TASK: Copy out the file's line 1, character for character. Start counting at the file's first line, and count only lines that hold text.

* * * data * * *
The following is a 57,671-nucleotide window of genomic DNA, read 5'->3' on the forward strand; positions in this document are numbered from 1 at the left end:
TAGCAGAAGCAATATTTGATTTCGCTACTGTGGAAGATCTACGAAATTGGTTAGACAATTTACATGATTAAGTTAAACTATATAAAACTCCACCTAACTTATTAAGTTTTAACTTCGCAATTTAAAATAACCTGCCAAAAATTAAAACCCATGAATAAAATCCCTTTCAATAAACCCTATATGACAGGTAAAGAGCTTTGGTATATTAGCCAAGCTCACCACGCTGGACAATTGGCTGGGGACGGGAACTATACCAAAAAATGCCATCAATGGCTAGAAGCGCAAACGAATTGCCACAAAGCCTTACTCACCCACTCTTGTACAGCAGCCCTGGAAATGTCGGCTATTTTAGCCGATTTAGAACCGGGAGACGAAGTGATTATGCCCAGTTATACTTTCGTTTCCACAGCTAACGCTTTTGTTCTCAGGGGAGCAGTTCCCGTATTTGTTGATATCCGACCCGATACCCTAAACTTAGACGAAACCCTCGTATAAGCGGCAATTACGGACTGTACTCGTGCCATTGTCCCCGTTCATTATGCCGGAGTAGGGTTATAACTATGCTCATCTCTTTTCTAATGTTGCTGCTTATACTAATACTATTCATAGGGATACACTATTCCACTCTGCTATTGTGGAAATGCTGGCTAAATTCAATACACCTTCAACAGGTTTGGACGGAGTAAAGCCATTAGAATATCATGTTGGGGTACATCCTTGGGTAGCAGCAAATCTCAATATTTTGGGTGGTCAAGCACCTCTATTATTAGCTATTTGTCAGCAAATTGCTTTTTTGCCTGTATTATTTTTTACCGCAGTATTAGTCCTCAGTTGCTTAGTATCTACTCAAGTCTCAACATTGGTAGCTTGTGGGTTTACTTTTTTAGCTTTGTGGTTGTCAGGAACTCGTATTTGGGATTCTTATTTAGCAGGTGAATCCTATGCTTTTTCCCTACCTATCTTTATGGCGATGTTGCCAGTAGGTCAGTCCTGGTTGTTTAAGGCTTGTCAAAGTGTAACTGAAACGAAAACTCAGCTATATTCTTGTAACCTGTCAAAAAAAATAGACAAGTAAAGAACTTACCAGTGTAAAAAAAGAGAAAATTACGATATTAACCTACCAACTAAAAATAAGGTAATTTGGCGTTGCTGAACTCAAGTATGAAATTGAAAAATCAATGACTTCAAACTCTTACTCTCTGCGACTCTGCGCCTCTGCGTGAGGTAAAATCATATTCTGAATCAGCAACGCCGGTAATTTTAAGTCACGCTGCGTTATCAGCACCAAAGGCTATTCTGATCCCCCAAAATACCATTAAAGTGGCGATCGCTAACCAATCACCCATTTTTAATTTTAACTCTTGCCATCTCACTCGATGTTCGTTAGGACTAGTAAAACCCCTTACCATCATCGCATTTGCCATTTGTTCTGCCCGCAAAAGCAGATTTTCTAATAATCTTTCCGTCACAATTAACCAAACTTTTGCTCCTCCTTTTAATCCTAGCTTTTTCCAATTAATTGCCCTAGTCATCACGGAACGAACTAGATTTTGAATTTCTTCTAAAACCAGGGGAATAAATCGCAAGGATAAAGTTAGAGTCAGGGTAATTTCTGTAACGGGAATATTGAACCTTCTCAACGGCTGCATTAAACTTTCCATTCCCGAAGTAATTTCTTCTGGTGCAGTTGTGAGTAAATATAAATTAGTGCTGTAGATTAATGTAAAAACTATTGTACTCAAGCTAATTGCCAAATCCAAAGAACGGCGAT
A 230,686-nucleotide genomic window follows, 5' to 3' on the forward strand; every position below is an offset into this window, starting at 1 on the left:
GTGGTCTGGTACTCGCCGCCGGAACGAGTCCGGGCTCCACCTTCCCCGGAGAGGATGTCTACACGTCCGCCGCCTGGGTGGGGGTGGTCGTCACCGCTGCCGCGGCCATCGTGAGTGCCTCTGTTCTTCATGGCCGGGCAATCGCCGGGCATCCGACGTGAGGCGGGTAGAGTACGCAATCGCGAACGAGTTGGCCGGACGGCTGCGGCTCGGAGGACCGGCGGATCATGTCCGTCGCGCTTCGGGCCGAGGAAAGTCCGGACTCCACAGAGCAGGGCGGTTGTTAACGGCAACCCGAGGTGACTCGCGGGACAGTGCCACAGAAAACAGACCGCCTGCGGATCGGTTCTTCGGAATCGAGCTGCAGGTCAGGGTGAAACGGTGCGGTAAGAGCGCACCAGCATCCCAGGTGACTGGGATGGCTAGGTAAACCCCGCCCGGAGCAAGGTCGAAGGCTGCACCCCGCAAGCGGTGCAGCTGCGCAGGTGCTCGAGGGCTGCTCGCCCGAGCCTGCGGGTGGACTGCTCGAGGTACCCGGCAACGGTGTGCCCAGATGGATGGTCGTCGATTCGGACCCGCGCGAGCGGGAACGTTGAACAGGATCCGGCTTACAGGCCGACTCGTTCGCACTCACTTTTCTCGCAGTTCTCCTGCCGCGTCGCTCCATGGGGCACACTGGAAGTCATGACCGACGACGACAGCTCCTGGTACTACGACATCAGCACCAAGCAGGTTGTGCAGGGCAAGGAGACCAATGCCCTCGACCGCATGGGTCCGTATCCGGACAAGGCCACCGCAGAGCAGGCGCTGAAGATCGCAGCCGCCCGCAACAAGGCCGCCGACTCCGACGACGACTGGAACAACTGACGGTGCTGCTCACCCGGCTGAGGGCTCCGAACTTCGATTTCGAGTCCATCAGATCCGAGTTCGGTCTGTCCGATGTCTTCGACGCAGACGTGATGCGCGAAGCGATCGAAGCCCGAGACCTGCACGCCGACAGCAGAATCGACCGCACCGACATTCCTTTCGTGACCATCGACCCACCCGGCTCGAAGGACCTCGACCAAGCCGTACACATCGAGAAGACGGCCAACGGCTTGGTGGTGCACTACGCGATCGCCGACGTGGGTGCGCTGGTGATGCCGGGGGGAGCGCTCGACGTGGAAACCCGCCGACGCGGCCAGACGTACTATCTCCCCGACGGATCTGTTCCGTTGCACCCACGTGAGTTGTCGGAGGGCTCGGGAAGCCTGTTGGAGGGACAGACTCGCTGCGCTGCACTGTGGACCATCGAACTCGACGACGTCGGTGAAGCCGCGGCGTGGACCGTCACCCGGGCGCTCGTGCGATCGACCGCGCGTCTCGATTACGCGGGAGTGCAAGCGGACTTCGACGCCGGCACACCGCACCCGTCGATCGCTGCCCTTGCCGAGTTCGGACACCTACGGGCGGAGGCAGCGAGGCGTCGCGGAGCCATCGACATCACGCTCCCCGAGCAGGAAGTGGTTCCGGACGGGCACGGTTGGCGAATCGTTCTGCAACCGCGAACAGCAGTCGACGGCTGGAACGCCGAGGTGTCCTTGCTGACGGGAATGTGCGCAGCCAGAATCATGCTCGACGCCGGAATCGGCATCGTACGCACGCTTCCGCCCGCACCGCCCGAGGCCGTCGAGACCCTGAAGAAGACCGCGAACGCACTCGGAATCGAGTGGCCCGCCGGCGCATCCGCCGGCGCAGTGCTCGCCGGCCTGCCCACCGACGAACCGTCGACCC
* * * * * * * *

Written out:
The following is a 57,671-nucleotide window of genomic DNA, read 5'->3' on the forward strand; positions in this document are numbered from 1 at the left end: